Select Committee on Health Written Evidence

60. Evidence submitted by the Moore Adamson Craig Partnership (PPI 39)


  Our evidence concentrates on the form a LINks should take and stresses the importance in PPI work of building organisations around the volunteers and not trying to fit the people into structures. The memorandum argues for and outlines the principal provisions of a new form of contract between the LINks and the individuals who come forward to serve on the body.


  The M-A-C Partners Valerie Moore, Colin Adamson and Andrew Craig have worked with patient and user representatives for the past five years and were pioneers in training for this role in partnership with the National Consumer Council. We have also evaluated the success of aspects of PPI programmes and been involved in other health-related initiatives such as Governors in Foundation Trusts. Our approach also draws our experience with other consumer representative organisations in the water and rail industries.

M.A.C aims and approach

  To enable user representatives and those who manage and support them in their efforts to develop a coherent and effective approach to their work. We help them:

    —    Define "representation"/"representative".

    —    Identify issues and concerns of those represented.

    —    Identify strengths and weaknesses of their organisations or as individuals.

    —    Formulate goals and objectives.

    —    To evaluate their efforts and to recognise success.


  We believe it is very important to make the new PPI systems and processes work well this time round. In the past few years we have seen growing cynicism and in some cases real anger amongst those individuals who have given time and energy to Community Health Councils (CHCs) and Patient and Public Involvement Forums (PPIFs). In many cases this is matched by a weariness amongst even the most forward-looking service providers and commissioners who feel their organisations and their patients and the public have gained little from the shift from CHCs to Patient Forums. Some complain that their work with the public has been hampered and weakened, partly by repeated structural changes but more importantly by the alienation and subsequent disappearance of individuals and organisations with whom they previously had positive working relationships.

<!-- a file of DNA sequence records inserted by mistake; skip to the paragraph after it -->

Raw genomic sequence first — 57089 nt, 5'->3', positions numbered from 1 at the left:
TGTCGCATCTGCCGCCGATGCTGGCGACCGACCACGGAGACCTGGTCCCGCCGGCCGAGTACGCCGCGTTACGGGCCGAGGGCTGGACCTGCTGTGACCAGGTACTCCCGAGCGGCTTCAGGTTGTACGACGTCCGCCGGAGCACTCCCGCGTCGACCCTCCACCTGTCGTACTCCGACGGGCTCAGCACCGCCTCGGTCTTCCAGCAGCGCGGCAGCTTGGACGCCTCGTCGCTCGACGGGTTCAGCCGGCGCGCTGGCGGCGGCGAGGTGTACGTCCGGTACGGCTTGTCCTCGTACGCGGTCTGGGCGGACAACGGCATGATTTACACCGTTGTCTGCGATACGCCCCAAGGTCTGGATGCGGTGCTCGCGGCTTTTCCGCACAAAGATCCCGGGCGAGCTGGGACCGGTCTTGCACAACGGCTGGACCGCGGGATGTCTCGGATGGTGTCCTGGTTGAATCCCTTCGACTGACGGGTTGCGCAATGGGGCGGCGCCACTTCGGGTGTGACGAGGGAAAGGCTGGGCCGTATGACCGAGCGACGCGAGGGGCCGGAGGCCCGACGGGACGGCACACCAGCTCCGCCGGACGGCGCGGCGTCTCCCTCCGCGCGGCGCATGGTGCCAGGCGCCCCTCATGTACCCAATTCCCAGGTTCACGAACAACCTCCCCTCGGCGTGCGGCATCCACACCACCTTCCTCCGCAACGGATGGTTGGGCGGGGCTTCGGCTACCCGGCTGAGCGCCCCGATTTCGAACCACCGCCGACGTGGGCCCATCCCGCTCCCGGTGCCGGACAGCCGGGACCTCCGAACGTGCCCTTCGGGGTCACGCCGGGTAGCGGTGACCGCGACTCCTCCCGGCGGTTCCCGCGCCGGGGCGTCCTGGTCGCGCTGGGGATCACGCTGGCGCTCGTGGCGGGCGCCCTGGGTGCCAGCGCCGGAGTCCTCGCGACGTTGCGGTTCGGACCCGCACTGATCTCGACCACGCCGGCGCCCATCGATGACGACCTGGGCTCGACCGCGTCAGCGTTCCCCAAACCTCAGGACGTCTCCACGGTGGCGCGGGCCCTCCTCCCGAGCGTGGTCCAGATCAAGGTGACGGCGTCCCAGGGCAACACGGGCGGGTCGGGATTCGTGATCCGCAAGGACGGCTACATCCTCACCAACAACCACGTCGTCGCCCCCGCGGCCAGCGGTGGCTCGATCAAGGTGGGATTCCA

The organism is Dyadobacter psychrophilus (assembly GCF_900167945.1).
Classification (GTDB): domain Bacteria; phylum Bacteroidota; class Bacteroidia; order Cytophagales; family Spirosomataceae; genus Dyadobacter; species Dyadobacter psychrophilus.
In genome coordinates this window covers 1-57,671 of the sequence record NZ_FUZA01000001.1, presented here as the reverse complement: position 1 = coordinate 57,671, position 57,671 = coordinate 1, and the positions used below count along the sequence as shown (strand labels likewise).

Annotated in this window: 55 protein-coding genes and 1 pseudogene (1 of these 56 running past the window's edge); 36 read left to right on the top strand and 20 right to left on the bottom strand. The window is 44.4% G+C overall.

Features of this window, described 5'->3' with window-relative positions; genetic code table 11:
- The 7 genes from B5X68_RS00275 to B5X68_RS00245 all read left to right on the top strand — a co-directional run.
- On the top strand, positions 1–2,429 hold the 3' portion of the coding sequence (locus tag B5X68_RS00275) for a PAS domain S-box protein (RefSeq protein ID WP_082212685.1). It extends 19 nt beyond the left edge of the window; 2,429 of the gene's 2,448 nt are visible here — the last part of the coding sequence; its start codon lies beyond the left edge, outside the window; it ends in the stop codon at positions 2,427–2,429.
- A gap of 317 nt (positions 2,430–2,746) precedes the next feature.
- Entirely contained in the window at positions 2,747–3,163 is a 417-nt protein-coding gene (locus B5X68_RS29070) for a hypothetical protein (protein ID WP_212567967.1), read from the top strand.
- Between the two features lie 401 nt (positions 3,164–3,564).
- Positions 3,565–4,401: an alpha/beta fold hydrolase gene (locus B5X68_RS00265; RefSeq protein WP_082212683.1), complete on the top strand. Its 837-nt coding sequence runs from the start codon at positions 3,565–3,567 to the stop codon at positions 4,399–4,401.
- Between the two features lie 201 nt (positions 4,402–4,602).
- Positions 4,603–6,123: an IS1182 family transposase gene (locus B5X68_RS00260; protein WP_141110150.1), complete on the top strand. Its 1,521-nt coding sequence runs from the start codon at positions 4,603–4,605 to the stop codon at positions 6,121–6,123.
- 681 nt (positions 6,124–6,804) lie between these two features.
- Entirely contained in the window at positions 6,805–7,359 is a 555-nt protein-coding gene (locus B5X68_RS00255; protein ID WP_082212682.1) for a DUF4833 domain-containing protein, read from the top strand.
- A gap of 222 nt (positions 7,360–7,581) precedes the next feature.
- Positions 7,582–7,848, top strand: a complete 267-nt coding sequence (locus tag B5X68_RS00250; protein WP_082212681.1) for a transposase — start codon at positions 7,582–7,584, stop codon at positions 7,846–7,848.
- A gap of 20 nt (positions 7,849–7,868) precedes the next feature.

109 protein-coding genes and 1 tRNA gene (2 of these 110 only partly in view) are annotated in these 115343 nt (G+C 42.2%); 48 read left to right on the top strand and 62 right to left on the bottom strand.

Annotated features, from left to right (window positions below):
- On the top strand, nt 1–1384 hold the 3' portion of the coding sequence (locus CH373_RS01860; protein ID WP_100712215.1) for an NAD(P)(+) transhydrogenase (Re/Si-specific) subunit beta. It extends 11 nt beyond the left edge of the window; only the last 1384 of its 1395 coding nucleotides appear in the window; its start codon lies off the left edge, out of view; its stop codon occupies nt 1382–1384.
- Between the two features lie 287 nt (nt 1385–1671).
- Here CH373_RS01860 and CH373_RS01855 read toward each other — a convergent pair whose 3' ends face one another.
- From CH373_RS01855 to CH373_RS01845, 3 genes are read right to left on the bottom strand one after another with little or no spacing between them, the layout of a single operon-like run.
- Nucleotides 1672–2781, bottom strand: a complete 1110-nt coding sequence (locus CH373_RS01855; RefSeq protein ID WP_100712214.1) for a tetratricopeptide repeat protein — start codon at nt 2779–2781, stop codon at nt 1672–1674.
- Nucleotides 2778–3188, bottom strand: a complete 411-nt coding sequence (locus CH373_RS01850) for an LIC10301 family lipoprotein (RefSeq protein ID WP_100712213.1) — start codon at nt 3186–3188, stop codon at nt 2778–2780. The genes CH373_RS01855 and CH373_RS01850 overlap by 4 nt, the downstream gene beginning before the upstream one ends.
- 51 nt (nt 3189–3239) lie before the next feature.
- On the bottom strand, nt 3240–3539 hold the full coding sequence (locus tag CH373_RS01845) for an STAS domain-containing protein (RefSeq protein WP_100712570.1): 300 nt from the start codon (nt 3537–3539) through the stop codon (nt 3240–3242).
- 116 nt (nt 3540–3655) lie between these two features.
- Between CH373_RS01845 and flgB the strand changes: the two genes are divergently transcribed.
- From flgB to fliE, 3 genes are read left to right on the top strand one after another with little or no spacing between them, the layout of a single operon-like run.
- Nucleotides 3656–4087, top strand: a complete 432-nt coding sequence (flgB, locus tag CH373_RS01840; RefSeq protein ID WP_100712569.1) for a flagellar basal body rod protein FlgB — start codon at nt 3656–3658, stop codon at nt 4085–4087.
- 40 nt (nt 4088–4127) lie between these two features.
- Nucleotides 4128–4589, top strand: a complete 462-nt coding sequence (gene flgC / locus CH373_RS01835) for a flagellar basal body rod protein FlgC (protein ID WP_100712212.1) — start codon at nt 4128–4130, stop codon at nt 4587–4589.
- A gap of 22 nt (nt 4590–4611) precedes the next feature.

The risks of getting it wrong this time are therefore very high. It is not only a question of making good use of public funds. It is also a question of resuscitating good will and developing positive new relationships. Our work over the past five years in the patient and public involvement field has shown us that the public in general and patients in particular are passionately committed to the idea of a publicly provided health service. They are strongly supportive of their local healthcare institutions at every level and the people who work within them. They want to be involved, but only in things which they see as being relevant to them. Where they have something to say they want to be listened to. They know they are really being listened to when they can see that their feedback has had an impact on the things that matter to them.